This is probably halfbaked, because I was in a hurry, but I hope it's helpful.
I've made the choice of car a function of price and fuel economy. The weight to fuel economy varies with the gap between the standard and actual stock performance. This introduces a few new parameters (orange). It's not strictly cost minimizing, but the behavior is fairly similar to the VECTOR optimal version. Also, the fleet choice is instantly responsive to the standard, up to the point where it's impossible to lower fleet fuel consumption fast enough.
This is probably halfbaked, because I was in a hurry, but I hope it's helpful.
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Re: Optimization  VECTOR LOOKUP and other approaches ?)
Hi Tom,
Many thanks for your model, which is enlightening. Having studied it carefully, I still have a couple of questions and would be very grateful if you could offer some further guidance.
(1) The priority of each car type as a function of price and fuel economy is very sensible. But how to assign appropriate sensitivities in the equation below? For example, the price sensitivity is 2, whereas the fuel econ sensitivity is the sum of base fuel econ sensitivity (1) and gap closing fuel econ sensitivity (50) * Effective fraction gap.
Car A priority = (Price of car A/Reference Price) ^ Price Sensitivity * (Fuel economy of car A/Desired fuel economy) ^ Fuel Econ Sensitivity
Qualitatively, it is clear that the price sensitivity and fuel econ sensitivity shall differ substantially to enable the prioritization of fuel economy over price. However, quantitatively, how to ensure the specific values assigned to the sensitivities, e.g. 2, 50, etc, make sense (in realworld)?
(2) The Effective Fractional Gap is calculated as Gap/Desired fuel economy*RAMP( 1/"Phasein Time" , INITIAL TIME , (INITIAL TIME+"Phasein Time") ). Why is the RAMP necessary here? It seems to be something similar to smoothing. If so, how about using SMOOTH(Gap/Desired fuel economy, "Phasein Time" )? Please see the attached model.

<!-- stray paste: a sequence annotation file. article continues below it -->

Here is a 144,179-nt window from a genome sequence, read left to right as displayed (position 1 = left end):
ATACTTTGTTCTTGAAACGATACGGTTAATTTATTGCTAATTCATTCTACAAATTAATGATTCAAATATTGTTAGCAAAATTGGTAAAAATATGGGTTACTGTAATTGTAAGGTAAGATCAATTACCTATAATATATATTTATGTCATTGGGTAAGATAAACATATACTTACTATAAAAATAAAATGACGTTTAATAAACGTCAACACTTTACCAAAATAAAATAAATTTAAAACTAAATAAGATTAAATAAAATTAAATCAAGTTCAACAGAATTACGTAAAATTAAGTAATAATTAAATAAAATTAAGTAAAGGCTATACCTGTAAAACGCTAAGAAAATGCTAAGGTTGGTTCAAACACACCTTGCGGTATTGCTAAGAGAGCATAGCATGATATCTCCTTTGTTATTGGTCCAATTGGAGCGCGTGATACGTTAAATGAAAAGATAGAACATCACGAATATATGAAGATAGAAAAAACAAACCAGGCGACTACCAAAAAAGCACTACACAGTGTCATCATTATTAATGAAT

(3) The priority approach seems to be similar to Resource Allocation (section 13.2.13 of Business Dynamics), in which the attractiveness is expressed as a multiplication of individual effects (exponential). The general function is Attractiveness i = f1(ai1)*f2(ai2)*...*fm(aim), j = 1, ...., m. Specifically, fj(aij) = exp (kj*aij/aj), where kj is the sensitivity and aj is the reference value. I have tried to apply this approach in my case, and the following is the equation for priority for type A.
Car A priority = EXP((Price of car A/Reference Price)*Price Sensitivity ) * EXP((Fuel economy of car A/Desired fuel economy)*Fuel Econ Sensitivity )
The results turn out to be very similar to those from (1). But, apparently the expressions of priority (attractiveness) are different. Which one should be more appropriate? I searched the forum and found an old SD mailing list archive in 2001 (http://www.ventanasystems.co.uk/forum/v ... .php?t=208 ). It's very useful, but I think it would still be very helpful if some recent thoughts about this issue could be shared.
I have attached the model using the exponential function of the attractiveness, which is based on the one you shared earlier.
Thank you so much for your time and help!
Many thanks for your model, which is enlightening. Having studied it carefully, I still have a couple of questions and would be very grateful if you could offer some further guidance.
(1) The priority of each car type as a function of price and fuel economy is very sensible. But how to assign appropriate sensitivities in the equation below? For example, the price sensitivity is 2, whereas the fuel econ sensitivity is the sum of base fuel econ sensitivity (1) and gap closing fuel econ sensitivity (50) * Effective fraction gap.
Car A priority = (Price of car A/Reference Price) ^ Price Sensitivity * (Fuel economy of car A/Desired fuel economy) ^ Fuel Econ Sensitivity
Qualitatively, it is clear that the price sensitivity and fuel econ sensitivity shall differ substantially to enable the prioritization of fuel economy over price. However, quantitatively, how to ensure the specific values assigned to the sensitivities, e.g. 2, 50, etc, make sense (in realworld)?